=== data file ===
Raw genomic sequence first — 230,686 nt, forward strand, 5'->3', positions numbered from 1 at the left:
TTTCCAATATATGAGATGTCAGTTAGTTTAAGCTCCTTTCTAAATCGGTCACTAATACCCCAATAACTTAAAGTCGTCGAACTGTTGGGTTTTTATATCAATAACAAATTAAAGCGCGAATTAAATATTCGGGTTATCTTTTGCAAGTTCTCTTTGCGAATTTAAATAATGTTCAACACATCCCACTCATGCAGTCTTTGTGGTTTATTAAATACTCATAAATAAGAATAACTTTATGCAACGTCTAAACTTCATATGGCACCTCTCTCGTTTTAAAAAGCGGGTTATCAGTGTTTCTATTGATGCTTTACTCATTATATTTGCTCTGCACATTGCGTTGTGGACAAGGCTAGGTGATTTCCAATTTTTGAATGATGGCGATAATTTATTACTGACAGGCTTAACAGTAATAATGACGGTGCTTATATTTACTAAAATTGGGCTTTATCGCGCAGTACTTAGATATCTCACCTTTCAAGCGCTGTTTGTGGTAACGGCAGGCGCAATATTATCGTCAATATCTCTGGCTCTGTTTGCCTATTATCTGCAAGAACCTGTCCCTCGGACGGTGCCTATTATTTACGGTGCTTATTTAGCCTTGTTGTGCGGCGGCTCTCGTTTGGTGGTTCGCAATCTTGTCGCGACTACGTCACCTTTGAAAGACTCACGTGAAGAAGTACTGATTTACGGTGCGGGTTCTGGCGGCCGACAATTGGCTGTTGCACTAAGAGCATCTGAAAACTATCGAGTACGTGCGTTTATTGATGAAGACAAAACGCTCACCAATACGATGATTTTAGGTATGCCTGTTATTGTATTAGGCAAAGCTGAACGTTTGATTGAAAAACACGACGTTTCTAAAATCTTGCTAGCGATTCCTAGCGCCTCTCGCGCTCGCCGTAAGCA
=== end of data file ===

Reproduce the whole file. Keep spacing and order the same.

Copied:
Raw genomic sequence first — 230,686 nt, forward strand, 5'->3', positions numbered from 1 at the left:
TTTCCAATATATGAGATGTCAGTTAGTTTAAGCTCCTTTCTAAATCGGTCACTAATACCCCAATAACTTAAAGTCGTCGAACTGTTGGGTTTTTATATCAATAACAAATTAAAGCGCGAATTAAATATTCGGGTTATCTTTTGCAAGTTCTCTTTGCGAATTTAAATAATGTTCAACACATCCCACTCATGCAGTCTTTGTGGTTTATTAAATACTCATAAATAAGAATAACTTTATGCAACGTCTAAACTTCATATGGCACCTCTCTCGTTTTAAAAAGCGGGTTATCAGTGTTTCTATTGATGCTTTACTCATTATATTTGCTCTGCACATTGCGTTGTGGACAAGGCTAGGTGATTTCCAATTTTTGAATGATGGCGATAATTTATTACTGACAGGCTTAACAGTAATAATGACGGTGCTTATATTTACTAAAATTGGGCTTTATCGCGCAGTACTTAGATATCTCACCTTTCAAGCGCTGTTTGTGGTAACGGCAGGCGCAATATTATCGTCAATATCTCTGGCTCTGTTTGCCTATTATCTGCAAGAACCTGTCCCTCGGACGGTGCCTATTATTTACGGTGCTTATTTAGCCTTGTTGTGCGGCGGCTCTCGTTTGGTGGTTCGCAATCTTGTCGCGACTACGTCACCTTTGAAAGACTCACGTGAAGAAGTACTGATTTACGGTGCGGGTTCTGGCGGCCGACAATTGGCTGTTGCACTAAGAGCATCTGAAAACTATCGAGTACGTGCGTTTATTGATGAAGACAAAACGCTCACCAATACGATGATTTTAGGTATGCCTGTTATTGTATTAGGCAAAGCTGAACGTTTGATTGAAAAACACGACGTTTCTAAAATCTTGCTAGCGATTCCTAGCGCCTCTCGCGCTCGCCGTAAGCA